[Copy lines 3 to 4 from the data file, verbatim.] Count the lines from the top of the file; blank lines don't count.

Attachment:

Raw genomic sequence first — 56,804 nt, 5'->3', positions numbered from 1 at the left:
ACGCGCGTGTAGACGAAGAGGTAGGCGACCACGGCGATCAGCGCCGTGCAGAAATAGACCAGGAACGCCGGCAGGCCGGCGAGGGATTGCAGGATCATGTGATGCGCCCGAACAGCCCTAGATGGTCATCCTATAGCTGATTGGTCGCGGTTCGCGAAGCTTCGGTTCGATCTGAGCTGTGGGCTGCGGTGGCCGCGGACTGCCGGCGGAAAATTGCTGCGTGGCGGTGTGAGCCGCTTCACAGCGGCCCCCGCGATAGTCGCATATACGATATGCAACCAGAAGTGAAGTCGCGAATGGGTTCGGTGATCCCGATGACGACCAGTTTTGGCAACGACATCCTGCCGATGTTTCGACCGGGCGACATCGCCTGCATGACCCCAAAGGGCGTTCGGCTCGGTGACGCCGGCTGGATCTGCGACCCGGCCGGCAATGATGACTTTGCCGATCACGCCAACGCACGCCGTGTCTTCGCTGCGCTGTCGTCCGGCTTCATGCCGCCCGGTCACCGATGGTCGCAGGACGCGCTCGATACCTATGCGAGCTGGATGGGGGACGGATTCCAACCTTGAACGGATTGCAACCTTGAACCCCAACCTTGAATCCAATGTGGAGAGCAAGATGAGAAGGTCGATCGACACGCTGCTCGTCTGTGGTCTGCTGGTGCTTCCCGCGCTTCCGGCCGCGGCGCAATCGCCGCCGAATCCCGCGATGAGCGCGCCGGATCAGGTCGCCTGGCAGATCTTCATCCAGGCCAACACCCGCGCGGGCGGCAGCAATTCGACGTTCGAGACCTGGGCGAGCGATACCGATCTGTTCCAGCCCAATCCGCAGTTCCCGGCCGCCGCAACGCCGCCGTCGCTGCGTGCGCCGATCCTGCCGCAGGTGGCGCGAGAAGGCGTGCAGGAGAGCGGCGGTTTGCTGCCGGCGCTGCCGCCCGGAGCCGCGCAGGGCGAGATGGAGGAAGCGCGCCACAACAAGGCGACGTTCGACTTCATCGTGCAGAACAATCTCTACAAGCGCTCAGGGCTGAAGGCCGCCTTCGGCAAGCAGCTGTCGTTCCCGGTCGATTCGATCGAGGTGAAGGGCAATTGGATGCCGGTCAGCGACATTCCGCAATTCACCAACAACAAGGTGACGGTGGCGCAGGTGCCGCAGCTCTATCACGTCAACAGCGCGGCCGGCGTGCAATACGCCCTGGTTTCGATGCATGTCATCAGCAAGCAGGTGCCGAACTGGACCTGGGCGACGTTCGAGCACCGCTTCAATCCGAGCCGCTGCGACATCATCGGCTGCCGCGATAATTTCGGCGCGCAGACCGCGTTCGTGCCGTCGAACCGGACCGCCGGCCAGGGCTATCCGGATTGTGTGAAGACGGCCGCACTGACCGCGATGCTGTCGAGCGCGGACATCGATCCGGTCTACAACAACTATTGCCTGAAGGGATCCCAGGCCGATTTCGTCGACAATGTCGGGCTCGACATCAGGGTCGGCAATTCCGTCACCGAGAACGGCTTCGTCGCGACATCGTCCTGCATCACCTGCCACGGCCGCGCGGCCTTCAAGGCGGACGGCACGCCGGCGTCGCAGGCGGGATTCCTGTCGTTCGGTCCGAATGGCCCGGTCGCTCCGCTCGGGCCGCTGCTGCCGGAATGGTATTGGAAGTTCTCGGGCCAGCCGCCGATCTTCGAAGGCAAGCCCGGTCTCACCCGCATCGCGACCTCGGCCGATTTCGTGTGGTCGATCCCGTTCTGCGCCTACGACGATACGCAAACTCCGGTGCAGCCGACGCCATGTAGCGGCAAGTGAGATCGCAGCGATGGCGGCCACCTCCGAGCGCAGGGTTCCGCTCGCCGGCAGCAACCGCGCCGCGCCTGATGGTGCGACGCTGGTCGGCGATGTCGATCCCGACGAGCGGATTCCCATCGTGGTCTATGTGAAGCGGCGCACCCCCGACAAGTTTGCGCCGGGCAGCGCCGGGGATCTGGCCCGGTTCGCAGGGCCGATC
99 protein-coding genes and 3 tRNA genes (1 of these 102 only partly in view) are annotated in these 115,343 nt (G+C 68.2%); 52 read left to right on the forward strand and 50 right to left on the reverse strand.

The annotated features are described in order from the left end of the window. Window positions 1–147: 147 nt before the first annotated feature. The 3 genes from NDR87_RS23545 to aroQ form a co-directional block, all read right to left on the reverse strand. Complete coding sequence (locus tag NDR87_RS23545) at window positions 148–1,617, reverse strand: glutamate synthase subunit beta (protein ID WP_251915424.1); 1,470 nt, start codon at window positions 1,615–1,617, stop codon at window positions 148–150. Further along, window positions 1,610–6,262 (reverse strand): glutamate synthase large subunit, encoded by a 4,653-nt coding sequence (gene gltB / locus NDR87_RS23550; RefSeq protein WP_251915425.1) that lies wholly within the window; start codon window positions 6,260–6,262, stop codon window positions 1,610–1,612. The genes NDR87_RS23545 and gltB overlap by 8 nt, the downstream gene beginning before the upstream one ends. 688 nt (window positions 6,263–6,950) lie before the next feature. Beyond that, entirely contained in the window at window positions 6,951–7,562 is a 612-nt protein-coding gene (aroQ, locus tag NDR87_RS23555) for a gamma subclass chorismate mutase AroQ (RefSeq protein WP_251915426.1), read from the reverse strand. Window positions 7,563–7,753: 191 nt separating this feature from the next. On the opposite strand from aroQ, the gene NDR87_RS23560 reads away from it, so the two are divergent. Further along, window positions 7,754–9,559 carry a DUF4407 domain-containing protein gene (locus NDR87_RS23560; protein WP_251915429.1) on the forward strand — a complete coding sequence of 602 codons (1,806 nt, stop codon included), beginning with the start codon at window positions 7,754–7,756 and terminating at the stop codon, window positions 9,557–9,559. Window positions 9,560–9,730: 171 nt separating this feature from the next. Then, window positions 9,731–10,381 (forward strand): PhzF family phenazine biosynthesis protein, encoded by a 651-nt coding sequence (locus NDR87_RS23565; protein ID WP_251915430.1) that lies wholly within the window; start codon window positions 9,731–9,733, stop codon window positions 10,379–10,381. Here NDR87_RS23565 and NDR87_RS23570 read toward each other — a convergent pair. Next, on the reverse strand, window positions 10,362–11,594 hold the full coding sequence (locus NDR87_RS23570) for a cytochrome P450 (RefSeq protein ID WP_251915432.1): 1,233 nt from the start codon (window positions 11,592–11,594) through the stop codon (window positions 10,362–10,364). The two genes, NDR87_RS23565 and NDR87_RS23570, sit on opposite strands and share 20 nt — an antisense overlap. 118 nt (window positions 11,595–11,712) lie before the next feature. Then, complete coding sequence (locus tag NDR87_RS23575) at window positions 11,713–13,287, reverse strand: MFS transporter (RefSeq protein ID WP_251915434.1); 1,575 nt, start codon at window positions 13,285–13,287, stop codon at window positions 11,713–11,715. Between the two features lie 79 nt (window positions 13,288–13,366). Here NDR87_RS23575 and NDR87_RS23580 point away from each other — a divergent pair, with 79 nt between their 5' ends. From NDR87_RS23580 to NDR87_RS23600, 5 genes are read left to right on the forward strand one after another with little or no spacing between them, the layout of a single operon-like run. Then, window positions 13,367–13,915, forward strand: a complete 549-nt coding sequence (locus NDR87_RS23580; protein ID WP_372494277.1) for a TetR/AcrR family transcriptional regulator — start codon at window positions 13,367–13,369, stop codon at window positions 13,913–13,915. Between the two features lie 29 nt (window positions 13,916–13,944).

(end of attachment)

99 protein-coding genes and 3 tRNA genes (1 of these 102 only partly in view) are annotated in these 115,343 nt (G+C 68.2%); 52 read left to right on the forward strand and 50 right to left on the reverse strand.

The annotated features are described in order from the left end of the window. Window positions 1–147: 147 nt before the first annotated feature. The 3 genes from NDR87_RS23545 to aroQ form a co-directional block, all read right to left on the reverse strand. Complete coding sequence (locus tag NDR87_RS23545) at window positions 148–1,617, reverse strand: glutamate synthase subunit beta (protein ID WP_251915424.1); 1,470 nt, start codon at window positions 1,615–1,617, stop codon at window positions 148–150. Further along, window positions 1,610–6,262 (reverse strand): glutamate synthase large subunit, encoded by a 4,653-nt coding sequence (gene gltB / locus NDR87_RS23550; RefSeq protein WP_251915425.1) that lies wholly within the window; start codon window positions 6,260–6,262, stop codon window positions 1,610–1,612. The genes NDR87_RS23545 and gltB overlap by 8 nt, the downstream gene beginning before the upstream one ends. 688 nt (window positions 6,263–6,950) lie before the next feature. Beyond that, entirely contained in the window at window positions 6,951–7,562 is a 612-nt protein-coding gene (aroQ, locus tag NDR87_RS23555) for a gamma subclass chorismate mutase AroQ (RefSeq protein WP_251915426.1), read from the reverse strand. Window positions 7,563–7,753: 191 nt separating this feature from the next. On the opposite strand from aroQ, the gene NDR87_RS23560 reads away from it, so the two are divergent. Further along, window positions 7,754–9,559 carry a DUF4407 domain-containing protein gene (locus NDR87_RS23560; protein WP_251915429.1) on the forward strand — a complete coding sequence of 602 codons (1,806 nt, stop codon included), beginning with the start codon at window positions 7,754–7,756 and terminating at the stop codon, window positions 9,557–9,559. Window positions 9,560–9,730: 171 nt separating this feature from the next. Then, window positions 9,731–10,381 (forward strand): PhzF family phenazine biosynthesis protein, encoded by a 651-nt coding sequence (locus NDR87_RS23565; protein ID WP_251915430.1) that lies wholly within the window; start codon window positions 9,731–9,733, stop codon window positions 10,379–10,381. Here NDR87_RS23565 and NDR87_RS23570 read toward each other — a convergent pair. Next, on the reverse strand, window positions 10,362–11,594 hold the full coding sequence (locus NDR87_RS23570) for a cytochrome P450 (RefSeq protein ID WP_251915432.1): 1,233 nt from the start codon (window positions 11,592–11,594) through the stop codon (window positions 10,362–10,364). The two genes, NDR87_RS23565 and NDR87_RS23570, sit on opposite strands and share 20 nt — an antisense overlap. 118 nt (window positions 11,595–11,712) lie before the next feature. Then, complete coding sequence (locus tag NDR87_RS23575) at window positions 11,713–13,287, reverse strand: MFS transporter (RefSeq protein ID WP_251915434.1); 1,575 nt, start codon at window positions 13,285–13,287, stop codon at window positions 11,713–11,715. Between the two features lie 79 nt (window positions 13,288–13,366). Here NDR87_RS23575 and NDR87_RS23580 point away from each other — a divergent pair, with 79 nt between their 5' ends. From NDR87_RS23580 to NDR87_RS23600, 5 genes are read left to right on the forward strand one after another with little or no spacing between them, the layout of a single operon-like run. Then, window positions 13,367–13,915, forward strand: a complete 549-nt coding sequence (locus NDR87_RS23580; protein ID WP_372494277.1) for a TetR/AcrR family transcriptional regulator — start codon at window positions 13,367–13,369, stop codon at window positions 13,913–13,915. Between the two features lie 29 nt (window positions 13,916–13,944).